The Nickel Boys by Colson Whitehead

nickel-boys-1In early 1960s Tallahassee, teenaged Elwood lives with his grandmother, works hard in a neighborhood shop, and quietly chafes against the strictures of segregated Florida.  Reserved and studious, but wanting something better, a college education and social change are his twin aims, and it appears that he could achieve both.  Elwood then makes the worst mistake of his life and is sentenced to Nickel Academy, a reform school.

As an institution, Nickel promotes itself in glowing terms; the reality is much more horrific.  Inmates are routinely beaten for minor offenses and sometimes sexually molested.  On occasion, they disappear.  As most of the kids are from broken homes or orphaned, it’s rare that anyone cares.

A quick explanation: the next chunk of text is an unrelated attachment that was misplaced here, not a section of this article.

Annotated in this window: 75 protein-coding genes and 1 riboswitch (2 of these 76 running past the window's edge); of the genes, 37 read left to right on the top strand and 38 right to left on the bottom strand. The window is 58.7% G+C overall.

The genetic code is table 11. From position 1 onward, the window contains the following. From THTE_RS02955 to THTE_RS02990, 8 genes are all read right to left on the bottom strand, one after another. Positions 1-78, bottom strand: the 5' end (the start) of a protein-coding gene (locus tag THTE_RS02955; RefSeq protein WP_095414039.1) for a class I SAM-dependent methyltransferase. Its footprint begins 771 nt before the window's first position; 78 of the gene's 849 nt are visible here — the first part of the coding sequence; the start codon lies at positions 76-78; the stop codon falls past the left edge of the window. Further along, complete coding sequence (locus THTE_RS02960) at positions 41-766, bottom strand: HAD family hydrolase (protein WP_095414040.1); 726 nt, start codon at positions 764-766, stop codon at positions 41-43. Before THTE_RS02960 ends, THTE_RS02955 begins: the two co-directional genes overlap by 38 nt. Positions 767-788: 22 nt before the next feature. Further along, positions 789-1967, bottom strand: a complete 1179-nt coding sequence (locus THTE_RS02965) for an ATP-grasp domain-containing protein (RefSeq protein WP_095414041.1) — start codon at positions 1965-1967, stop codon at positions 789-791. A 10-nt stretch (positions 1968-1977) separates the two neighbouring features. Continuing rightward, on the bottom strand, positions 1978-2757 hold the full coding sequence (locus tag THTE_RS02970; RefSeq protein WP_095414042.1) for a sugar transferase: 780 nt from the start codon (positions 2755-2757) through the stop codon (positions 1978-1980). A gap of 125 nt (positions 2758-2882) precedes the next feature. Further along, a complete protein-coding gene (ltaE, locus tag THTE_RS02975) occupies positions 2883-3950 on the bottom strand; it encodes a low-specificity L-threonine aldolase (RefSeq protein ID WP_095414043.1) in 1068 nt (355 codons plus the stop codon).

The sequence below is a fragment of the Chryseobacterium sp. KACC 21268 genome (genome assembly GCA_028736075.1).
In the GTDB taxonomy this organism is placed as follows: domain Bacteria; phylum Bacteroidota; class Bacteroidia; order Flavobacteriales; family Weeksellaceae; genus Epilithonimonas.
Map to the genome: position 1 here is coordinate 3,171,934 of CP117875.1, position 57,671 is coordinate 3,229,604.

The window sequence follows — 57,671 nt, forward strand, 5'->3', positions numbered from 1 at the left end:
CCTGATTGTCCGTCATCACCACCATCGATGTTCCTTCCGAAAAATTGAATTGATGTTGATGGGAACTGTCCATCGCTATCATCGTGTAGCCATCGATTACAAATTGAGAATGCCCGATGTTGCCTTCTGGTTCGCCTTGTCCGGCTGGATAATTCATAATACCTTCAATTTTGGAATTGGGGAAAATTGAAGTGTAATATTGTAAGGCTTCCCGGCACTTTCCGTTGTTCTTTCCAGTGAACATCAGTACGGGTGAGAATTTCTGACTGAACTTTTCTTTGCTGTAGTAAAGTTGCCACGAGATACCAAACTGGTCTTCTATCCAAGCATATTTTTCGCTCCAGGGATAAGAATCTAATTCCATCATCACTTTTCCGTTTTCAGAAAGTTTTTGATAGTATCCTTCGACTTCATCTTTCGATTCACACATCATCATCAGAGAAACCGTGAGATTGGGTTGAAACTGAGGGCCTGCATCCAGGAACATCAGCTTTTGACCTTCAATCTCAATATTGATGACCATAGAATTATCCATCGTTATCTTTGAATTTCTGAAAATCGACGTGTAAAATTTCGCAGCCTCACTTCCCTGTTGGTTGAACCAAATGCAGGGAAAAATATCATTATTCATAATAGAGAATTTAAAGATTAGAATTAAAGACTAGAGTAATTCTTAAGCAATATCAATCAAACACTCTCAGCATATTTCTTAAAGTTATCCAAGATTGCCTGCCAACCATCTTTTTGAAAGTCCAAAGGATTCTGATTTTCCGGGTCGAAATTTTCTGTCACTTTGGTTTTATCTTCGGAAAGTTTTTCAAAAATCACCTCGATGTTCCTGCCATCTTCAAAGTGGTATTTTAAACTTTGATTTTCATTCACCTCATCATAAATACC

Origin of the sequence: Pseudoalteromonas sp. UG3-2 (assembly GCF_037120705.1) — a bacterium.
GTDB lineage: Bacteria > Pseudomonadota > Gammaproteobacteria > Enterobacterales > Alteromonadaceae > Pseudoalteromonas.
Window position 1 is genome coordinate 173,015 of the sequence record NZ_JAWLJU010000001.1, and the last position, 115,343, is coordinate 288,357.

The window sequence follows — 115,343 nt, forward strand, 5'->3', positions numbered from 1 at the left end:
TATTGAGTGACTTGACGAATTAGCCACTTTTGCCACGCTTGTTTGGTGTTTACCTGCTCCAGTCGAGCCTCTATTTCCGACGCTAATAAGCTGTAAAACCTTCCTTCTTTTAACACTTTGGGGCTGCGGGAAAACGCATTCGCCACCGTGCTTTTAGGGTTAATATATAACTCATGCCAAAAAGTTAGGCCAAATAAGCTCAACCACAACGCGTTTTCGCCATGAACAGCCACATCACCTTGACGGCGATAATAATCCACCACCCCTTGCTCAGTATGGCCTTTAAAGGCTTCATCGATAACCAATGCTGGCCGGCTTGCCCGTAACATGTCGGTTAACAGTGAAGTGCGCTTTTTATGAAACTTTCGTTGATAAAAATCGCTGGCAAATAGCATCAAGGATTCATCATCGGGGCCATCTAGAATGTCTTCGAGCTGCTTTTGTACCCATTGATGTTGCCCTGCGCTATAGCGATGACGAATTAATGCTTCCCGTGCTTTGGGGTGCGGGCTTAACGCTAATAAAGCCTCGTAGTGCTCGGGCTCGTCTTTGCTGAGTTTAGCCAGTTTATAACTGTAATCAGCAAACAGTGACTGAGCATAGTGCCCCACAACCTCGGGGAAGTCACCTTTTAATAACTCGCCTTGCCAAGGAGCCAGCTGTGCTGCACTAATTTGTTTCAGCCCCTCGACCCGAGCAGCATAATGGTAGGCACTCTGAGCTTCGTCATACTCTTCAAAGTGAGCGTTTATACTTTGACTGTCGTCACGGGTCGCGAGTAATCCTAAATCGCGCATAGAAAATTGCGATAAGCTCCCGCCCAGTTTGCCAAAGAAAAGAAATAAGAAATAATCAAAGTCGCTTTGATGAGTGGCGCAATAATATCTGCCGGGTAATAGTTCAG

After making his first blunder with the authorities there, Elwood walks the straight and narrow of Nickel Academy, hoping he can get promoted through the school’s established ranks and win release. His friend Turner manages to get Elwood on an outside job detail, where both of them can experience the world beyond Nickel, and Elwood’s methodical approach to work certainly helps. But either of them can easily fall victim to the whims of the sadists that run Nickel Academy.

The author doesn’t hold back the grimness of the situation, be it the miserable life in the reformatory or the difficulties of African-Americans during the civil rights movement of the 1960s.  The Nickel Boys is a sad tale, but a necessary one, with a twist near the end that I didn’t see coming.  There are several future time shifts in the narrative that provide some hope to the aftermath of the Nickel experience.

Read the Acknowledgments section at the end. It’s brief, but worth checking out for the author’s sources – the Nickel Academy is based on the real life Dozier School, an infamous institution that finally closed in 2011.

(William Hicks, Information Services)


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